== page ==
With Flowtron we can control the amount of prosodic variation in speech by adjusting σ². Despite all the variability added by increasing σ², all the samples synthesized with Flowtron still produce high quality speech. The three columns contain three separate samples, so that you can compare variation for each value of σ², and also compare with Tacotron 2 variation. With Flowtron, we can create samples with highly varying prosody, which can make the voice much less monotonous.
We compare Sally samples from Flowtron and Tacotron 2 GST generated by conditioning on the posterior computed over 30 Helen samples with the highest variance in fundamental frequency. The goal is to make a speech from a monotone speaker more expressive by sampling a region of Flowtron's z-space that is associated with a different speaker that has more expressivity.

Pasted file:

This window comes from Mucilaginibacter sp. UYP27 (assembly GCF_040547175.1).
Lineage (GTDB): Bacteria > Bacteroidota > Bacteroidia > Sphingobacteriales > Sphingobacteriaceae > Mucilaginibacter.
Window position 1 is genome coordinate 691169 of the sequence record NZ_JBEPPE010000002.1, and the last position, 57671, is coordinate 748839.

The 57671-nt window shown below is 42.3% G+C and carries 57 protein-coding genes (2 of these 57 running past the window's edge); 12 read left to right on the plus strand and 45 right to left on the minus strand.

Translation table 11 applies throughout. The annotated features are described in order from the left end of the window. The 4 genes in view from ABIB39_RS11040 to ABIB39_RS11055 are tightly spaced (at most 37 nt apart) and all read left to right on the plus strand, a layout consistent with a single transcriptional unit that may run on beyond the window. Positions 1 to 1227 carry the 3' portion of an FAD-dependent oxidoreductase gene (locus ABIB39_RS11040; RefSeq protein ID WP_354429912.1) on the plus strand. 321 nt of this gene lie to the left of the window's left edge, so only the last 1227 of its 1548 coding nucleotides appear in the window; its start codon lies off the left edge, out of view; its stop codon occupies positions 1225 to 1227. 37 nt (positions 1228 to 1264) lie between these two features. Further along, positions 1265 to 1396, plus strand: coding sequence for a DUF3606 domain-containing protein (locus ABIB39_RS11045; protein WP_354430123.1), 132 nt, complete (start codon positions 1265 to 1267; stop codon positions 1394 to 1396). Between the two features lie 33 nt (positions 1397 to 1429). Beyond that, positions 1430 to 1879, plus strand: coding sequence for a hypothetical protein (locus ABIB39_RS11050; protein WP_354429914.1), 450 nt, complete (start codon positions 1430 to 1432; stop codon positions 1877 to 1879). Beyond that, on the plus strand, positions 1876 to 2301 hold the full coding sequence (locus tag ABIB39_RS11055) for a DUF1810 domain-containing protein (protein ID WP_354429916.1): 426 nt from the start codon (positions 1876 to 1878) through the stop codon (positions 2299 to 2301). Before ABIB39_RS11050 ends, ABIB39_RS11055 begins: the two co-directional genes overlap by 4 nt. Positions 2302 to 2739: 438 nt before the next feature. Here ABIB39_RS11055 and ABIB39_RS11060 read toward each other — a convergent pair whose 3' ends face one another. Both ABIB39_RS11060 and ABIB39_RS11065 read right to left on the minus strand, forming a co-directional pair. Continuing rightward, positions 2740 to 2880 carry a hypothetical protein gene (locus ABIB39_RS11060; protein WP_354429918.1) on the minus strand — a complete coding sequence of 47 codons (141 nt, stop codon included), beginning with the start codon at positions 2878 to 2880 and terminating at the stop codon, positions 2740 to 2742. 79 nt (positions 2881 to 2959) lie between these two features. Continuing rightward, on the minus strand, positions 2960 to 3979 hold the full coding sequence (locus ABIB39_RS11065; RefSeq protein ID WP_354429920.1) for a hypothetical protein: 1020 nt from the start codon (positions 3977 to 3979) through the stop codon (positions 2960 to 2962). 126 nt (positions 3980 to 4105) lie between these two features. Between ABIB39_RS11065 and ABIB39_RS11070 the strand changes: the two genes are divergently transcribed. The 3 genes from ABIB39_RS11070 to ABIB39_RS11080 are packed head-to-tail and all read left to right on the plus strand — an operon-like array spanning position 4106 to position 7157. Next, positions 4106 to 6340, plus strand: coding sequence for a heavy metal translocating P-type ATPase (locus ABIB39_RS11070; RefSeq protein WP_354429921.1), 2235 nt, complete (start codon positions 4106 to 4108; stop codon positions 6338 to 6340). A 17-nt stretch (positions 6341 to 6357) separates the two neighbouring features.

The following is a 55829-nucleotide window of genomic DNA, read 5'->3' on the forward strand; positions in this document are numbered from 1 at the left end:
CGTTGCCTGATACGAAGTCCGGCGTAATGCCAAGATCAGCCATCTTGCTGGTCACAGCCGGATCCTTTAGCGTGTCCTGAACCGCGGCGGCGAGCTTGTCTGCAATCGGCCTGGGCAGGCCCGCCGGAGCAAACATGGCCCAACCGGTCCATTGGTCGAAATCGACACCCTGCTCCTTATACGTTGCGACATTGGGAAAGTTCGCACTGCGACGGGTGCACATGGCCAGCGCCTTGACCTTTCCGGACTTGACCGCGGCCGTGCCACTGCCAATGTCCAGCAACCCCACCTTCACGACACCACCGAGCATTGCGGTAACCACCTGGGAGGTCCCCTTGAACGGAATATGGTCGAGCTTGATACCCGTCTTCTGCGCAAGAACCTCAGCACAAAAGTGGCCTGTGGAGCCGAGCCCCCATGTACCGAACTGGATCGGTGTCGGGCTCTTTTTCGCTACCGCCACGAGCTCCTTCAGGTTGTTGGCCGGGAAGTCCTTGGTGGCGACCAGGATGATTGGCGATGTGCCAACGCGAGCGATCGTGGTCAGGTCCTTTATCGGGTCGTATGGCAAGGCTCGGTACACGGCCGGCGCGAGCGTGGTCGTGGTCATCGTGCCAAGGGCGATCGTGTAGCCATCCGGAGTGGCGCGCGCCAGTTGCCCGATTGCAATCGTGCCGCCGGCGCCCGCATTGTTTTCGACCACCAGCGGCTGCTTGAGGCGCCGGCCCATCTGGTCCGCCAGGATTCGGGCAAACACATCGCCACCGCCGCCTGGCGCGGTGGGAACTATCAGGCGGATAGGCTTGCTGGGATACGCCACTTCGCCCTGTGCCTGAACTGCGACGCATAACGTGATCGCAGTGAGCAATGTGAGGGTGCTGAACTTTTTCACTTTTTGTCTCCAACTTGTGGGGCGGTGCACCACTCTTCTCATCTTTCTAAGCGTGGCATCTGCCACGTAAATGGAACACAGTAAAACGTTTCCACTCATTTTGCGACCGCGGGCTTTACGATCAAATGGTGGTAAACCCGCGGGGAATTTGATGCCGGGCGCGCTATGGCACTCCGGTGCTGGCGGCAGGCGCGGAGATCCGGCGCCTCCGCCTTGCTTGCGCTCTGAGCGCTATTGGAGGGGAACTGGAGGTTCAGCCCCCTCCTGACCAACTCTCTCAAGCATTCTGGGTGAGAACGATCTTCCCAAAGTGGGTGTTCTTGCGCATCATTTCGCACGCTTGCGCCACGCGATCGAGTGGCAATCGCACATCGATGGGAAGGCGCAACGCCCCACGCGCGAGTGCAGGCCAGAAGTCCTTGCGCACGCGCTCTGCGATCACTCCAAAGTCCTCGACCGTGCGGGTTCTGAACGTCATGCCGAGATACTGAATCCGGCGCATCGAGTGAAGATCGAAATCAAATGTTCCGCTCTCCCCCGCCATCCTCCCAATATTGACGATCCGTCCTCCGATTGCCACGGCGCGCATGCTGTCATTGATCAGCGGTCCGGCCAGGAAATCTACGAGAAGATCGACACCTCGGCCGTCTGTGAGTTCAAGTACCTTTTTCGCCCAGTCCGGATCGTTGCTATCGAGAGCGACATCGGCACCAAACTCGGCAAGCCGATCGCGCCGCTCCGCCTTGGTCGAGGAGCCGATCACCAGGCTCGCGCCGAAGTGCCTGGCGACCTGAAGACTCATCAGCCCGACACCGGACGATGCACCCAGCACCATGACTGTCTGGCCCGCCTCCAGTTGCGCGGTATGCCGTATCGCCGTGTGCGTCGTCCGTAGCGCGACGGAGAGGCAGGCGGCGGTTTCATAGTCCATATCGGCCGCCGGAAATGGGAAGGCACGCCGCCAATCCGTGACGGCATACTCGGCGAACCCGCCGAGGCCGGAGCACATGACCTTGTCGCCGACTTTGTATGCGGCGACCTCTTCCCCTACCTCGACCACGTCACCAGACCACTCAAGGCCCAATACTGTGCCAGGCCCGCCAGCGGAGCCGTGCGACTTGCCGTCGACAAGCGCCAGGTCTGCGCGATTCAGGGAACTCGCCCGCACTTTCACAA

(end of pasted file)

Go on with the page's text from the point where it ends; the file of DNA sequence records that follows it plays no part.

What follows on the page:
We illustrate Flowtron's ability to learn and transfer acoustic characteristics that are hard to express algorithmically but easy to perceive acoustically. We transfer the style with distinguished nasal voice and oscillation in fundamental frequency to our Flowtron baseline speaker.
We modify a speaker's style by using data from the same speaker but from a style not seen during training. Flowtron succeeds in transferring the somber style and the long pauses associated with the narrative style.
We transfer the style from speaker ID 03 from RAVDESS and the label "surprised" to Sally. Flowtron is able to make Sally sound surprised, which is drastically different from the monotonous baseline.
Flowtron Style Transfer
We transfer Richard Feynman's prosody and acoustic characteristics to Sally. Flowtron is able to pick up some of the prosody and articulation details particular to Feynman's speaking style and transfer them to Sally.